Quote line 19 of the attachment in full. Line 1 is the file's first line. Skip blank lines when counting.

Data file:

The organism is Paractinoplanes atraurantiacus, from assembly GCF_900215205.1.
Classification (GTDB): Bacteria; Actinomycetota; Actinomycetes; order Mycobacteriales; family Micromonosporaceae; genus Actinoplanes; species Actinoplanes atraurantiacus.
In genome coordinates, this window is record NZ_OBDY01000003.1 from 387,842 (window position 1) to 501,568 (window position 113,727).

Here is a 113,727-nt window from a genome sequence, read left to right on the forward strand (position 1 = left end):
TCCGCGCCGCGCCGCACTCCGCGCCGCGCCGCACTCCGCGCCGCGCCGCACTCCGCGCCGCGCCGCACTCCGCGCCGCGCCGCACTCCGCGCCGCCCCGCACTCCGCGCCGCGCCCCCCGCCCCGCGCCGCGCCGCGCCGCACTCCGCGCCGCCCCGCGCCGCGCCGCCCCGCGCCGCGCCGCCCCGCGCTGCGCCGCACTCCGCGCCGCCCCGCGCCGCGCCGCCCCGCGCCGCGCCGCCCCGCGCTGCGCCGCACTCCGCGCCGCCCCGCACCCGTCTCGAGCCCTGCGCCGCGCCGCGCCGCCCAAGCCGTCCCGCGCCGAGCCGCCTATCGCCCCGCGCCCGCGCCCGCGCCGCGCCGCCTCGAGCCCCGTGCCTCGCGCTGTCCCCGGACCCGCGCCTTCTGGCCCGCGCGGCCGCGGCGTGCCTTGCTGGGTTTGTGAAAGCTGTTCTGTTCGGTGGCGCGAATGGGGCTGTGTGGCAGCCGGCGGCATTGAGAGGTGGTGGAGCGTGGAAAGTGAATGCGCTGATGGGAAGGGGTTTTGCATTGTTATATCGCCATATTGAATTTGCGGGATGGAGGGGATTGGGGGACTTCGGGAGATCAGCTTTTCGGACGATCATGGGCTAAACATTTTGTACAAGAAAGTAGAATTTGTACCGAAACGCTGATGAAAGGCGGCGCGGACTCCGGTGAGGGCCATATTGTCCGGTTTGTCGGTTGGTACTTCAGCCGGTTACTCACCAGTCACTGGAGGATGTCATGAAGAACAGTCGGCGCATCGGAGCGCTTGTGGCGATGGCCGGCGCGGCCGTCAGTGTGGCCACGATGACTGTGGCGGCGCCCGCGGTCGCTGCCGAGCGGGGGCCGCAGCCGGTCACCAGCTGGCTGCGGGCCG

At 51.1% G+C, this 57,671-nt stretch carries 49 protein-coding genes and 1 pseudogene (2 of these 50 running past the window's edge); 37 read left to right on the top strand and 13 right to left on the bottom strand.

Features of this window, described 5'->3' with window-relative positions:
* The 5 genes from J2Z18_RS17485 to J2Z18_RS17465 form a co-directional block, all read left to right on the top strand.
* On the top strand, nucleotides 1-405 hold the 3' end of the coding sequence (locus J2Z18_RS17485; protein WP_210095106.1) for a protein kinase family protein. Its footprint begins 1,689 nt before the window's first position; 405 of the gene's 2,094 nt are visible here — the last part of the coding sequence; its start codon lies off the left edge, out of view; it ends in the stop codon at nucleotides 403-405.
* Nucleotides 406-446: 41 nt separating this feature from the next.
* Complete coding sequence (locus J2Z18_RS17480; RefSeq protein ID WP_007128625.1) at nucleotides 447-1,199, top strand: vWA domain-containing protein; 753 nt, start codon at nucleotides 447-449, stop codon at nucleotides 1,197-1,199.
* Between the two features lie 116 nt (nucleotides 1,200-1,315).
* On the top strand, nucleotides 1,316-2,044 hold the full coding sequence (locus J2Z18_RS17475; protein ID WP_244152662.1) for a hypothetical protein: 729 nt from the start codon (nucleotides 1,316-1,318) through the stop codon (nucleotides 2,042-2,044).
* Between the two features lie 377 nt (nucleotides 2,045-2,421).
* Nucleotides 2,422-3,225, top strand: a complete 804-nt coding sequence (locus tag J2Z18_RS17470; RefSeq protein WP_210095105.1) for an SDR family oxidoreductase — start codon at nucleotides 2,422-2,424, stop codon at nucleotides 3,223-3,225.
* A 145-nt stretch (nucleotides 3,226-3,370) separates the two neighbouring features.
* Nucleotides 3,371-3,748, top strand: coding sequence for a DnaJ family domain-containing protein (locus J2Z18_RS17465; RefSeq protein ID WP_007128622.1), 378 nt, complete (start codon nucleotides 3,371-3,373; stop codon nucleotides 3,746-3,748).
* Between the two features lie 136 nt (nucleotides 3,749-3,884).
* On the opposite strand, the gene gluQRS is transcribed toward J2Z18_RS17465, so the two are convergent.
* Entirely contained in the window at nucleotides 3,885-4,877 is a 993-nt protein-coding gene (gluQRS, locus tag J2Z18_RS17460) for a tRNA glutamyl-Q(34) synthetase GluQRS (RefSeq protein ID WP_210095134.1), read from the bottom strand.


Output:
* On the opposite strand, the gene gluQRS is transcribed toward J2Z18_RS17465, so the two are convergent.